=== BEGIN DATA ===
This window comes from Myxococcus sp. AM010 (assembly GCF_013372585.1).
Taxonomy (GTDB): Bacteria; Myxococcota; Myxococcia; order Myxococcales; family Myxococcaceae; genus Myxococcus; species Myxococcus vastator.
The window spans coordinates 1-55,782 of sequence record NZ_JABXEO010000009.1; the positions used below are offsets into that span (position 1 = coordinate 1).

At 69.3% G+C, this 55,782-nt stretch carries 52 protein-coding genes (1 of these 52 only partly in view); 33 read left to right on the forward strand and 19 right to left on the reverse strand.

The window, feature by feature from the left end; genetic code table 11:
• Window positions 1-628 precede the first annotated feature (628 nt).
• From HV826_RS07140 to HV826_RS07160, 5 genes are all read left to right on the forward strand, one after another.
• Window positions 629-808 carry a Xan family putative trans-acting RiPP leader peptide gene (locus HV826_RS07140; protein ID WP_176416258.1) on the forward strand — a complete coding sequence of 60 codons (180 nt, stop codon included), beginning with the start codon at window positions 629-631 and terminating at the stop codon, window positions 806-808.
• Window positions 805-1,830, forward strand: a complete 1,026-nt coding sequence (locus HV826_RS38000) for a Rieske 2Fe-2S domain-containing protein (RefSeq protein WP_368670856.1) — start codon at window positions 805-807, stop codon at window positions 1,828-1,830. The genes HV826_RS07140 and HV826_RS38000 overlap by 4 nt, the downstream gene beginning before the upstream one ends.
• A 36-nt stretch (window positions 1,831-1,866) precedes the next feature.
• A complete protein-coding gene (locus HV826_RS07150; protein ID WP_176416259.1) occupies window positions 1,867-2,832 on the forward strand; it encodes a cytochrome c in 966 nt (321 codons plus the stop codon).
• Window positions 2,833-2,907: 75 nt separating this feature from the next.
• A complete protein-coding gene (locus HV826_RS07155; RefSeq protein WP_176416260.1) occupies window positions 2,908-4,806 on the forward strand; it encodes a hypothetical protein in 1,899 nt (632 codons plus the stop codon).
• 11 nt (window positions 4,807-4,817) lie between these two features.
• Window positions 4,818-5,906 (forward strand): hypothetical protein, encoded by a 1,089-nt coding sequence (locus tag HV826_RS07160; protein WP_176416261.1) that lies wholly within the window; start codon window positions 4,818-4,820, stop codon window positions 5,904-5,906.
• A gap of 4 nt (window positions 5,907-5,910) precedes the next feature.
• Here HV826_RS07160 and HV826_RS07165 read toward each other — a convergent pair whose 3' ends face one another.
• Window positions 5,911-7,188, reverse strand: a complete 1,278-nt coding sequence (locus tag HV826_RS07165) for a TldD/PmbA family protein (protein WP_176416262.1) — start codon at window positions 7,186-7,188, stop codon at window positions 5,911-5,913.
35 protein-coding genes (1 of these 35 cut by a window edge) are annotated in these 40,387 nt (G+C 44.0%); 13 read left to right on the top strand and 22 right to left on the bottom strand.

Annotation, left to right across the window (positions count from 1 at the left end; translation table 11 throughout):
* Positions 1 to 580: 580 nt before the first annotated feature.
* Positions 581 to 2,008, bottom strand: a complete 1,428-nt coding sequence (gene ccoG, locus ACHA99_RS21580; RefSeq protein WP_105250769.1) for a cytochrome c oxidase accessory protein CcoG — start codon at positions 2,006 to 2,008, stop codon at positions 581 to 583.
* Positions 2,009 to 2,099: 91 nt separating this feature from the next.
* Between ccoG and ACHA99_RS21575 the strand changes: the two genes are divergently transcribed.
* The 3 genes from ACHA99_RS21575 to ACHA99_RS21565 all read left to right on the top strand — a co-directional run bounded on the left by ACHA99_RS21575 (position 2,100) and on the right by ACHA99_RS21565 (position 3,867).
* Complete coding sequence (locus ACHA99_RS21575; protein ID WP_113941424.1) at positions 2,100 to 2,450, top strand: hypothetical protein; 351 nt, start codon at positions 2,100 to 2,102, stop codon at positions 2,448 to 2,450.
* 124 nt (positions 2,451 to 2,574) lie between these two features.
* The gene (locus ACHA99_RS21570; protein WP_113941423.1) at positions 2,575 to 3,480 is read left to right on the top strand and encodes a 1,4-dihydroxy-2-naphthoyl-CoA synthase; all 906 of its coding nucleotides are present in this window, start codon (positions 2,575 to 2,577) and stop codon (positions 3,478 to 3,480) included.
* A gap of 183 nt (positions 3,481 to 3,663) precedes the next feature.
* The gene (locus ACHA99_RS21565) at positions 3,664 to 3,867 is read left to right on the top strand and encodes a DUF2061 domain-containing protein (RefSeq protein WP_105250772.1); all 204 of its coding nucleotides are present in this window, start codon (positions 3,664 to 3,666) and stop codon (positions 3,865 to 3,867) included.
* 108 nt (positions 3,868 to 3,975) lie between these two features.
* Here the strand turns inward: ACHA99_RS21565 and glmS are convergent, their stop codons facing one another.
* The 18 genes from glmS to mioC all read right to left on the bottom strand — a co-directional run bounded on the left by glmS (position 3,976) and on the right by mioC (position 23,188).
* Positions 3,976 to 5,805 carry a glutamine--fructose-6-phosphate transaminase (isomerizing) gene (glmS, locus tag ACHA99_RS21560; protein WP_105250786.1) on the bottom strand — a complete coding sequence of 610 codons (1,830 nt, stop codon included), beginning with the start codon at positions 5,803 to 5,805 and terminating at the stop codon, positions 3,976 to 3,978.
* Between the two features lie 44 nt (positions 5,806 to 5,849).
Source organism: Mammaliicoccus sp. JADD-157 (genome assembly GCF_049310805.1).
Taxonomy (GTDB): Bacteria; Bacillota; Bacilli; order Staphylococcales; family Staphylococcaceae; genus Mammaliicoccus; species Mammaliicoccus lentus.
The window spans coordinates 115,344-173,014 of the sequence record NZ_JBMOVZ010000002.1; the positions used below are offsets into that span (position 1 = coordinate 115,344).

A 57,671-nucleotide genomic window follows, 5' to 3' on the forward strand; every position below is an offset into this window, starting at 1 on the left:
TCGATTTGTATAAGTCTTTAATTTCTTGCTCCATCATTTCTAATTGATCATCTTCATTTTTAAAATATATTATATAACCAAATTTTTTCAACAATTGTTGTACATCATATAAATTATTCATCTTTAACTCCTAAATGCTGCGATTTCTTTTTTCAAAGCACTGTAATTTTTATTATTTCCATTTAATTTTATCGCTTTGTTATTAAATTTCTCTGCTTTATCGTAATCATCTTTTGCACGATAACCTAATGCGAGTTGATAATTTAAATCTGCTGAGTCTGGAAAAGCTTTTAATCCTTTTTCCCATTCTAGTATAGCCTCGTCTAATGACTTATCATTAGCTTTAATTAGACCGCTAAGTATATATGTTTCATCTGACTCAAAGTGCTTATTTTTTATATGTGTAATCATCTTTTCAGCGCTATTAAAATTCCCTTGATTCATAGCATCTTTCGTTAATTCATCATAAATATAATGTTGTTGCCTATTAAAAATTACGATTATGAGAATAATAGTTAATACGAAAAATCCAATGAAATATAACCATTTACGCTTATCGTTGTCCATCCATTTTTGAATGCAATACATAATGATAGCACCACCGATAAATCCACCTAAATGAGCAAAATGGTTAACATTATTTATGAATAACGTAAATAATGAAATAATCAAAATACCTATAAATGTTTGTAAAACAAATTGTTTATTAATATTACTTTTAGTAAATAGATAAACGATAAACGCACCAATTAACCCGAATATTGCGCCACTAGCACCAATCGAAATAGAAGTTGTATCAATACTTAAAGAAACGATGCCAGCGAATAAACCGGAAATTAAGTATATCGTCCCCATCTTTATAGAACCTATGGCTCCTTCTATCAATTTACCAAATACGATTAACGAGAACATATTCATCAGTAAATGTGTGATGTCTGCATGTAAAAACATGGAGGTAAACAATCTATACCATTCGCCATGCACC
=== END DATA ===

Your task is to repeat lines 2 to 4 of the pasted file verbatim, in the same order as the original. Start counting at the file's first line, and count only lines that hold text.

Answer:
Taxonomy (GTDB): Bacteria; Myxococcota; Myxococcia; order Myxococcales; family Myxococcaceae; genus Myxococcus; species Myxococcus vastator.
The window spans coordinates 1-55,782 of sequence record NZ_JABXEO010000009.1; the positions used below are offsets into that span (position 1 = coordinate 1).

At 69.3% G+C, this 55,782-nt stretch carries 52 protein-coding genes (1 of these 52 only partly in view); 33 read left to right on the forward strand and 19 right to left on the reverse strand.